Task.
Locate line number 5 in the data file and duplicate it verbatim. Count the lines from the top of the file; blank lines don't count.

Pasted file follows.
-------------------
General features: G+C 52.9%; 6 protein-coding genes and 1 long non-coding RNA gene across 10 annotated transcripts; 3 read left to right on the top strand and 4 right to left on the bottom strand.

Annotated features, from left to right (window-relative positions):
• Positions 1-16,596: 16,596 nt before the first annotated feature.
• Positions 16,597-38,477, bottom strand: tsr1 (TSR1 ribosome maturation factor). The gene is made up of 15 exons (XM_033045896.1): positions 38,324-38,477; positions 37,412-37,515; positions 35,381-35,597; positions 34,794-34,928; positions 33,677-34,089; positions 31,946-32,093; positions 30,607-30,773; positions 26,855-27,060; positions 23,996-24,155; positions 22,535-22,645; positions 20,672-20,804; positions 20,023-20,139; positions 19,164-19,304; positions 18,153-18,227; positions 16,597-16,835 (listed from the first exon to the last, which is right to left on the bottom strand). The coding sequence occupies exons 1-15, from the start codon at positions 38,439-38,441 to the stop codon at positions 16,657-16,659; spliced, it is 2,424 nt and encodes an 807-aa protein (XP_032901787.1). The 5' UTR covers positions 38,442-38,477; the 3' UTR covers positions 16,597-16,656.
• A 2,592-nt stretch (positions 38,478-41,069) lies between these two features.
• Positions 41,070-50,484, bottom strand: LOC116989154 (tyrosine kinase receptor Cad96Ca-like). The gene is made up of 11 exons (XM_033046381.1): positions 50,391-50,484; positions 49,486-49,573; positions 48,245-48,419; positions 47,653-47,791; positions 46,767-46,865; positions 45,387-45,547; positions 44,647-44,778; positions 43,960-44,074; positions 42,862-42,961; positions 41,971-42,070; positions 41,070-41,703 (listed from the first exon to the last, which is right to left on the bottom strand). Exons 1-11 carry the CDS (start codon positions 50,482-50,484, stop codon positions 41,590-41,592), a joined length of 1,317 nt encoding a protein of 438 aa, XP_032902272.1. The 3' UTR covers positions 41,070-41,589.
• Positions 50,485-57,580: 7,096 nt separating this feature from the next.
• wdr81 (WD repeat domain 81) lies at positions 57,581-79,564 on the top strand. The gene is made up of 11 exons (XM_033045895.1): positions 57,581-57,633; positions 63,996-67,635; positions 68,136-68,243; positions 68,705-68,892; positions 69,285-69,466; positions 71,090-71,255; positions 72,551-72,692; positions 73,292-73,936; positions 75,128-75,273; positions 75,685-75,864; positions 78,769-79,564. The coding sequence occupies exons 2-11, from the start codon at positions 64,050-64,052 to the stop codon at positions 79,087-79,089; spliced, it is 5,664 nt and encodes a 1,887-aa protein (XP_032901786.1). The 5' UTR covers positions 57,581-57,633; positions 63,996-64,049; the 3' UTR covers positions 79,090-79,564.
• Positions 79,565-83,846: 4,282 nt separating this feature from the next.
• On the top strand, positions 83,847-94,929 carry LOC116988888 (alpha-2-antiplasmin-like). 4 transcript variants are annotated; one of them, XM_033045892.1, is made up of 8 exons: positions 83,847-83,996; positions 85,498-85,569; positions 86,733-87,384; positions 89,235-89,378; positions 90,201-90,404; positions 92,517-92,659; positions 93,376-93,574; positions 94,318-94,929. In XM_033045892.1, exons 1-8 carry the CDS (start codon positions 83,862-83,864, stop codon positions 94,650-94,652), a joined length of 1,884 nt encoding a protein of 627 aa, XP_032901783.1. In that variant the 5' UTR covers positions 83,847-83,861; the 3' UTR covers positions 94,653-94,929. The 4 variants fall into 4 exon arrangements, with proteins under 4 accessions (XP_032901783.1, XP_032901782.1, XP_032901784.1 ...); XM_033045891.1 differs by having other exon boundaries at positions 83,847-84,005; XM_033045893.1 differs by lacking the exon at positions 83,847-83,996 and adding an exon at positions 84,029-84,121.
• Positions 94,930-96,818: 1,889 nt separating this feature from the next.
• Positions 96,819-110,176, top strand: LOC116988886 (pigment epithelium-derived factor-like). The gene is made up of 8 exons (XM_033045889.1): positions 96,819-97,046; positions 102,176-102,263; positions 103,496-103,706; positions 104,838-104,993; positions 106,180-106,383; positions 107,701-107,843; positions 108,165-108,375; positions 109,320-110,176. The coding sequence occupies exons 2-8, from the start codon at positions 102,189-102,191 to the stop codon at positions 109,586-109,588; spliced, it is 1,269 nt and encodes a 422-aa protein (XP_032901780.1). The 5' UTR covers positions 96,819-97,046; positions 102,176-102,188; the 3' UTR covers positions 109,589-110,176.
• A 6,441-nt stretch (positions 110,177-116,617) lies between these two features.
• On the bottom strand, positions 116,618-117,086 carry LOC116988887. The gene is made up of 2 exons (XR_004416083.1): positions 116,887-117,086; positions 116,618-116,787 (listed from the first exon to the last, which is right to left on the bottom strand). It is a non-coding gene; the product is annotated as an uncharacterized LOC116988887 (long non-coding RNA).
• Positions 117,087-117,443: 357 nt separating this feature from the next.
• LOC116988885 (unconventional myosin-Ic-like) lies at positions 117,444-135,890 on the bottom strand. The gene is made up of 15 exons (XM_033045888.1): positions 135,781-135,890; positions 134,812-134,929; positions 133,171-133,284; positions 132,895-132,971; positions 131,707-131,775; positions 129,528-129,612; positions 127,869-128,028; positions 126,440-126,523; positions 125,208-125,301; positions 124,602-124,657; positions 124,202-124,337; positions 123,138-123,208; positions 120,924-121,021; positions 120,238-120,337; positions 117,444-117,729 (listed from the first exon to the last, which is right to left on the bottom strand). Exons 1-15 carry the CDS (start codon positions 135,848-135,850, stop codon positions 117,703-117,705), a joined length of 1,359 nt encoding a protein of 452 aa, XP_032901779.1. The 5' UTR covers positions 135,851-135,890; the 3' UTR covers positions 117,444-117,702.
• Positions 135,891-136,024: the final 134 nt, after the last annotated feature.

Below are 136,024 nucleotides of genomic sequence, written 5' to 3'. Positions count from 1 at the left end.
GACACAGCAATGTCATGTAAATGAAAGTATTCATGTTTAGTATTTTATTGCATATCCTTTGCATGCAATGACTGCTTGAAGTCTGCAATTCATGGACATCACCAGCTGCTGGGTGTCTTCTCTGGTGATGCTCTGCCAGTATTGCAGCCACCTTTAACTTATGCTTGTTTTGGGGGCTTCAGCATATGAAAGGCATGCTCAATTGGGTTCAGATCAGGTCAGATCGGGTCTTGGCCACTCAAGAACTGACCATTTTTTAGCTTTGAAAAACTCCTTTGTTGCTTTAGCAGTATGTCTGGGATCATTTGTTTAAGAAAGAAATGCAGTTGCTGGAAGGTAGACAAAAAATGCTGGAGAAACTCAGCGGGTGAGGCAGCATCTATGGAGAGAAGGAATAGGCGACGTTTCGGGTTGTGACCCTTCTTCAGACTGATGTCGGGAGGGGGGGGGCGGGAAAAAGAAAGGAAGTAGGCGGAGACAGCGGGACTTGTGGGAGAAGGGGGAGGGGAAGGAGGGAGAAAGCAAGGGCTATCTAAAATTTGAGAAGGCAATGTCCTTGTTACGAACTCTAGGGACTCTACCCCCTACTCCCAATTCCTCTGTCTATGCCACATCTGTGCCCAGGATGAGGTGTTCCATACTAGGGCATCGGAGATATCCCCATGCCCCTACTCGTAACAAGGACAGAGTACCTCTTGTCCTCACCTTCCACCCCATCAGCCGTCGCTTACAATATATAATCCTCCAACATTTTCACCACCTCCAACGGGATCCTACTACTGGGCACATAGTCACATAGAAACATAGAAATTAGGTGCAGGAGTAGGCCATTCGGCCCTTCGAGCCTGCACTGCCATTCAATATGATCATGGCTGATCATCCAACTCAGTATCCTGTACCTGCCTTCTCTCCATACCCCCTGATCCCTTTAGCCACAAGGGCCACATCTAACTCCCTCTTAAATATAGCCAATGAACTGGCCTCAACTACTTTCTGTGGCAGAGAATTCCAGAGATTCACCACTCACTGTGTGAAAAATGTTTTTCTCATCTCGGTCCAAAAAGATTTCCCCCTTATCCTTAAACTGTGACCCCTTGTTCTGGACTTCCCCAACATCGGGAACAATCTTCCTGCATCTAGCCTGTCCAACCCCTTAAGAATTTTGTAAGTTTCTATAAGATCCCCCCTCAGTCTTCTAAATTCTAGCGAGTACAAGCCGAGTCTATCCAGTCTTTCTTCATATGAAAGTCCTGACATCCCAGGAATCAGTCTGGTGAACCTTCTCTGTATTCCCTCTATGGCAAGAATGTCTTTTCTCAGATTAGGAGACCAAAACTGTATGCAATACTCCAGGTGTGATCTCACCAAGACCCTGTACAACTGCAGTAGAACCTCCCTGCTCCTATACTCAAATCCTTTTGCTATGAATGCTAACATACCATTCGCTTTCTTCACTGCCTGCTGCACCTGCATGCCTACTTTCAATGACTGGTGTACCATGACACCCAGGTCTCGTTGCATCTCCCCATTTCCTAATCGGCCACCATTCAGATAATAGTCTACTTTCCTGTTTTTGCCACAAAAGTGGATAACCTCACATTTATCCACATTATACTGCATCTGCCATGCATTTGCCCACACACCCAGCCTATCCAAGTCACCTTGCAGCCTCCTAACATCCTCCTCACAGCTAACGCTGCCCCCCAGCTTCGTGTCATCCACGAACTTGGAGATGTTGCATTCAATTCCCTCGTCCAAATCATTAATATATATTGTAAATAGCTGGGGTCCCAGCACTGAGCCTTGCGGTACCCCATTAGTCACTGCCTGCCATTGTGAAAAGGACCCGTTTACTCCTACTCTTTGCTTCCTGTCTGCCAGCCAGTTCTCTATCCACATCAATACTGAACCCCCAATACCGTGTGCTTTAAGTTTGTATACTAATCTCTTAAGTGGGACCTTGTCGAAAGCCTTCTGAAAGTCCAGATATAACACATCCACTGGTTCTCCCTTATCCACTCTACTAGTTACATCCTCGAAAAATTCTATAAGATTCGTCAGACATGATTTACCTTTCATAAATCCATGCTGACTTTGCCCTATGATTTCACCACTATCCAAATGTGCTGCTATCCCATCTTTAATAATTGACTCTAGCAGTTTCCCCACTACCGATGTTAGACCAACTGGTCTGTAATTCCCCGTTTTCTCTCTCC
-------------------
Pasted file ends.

• A 2,592-nt stretch (positions 38,478-41,069) lies between these two features.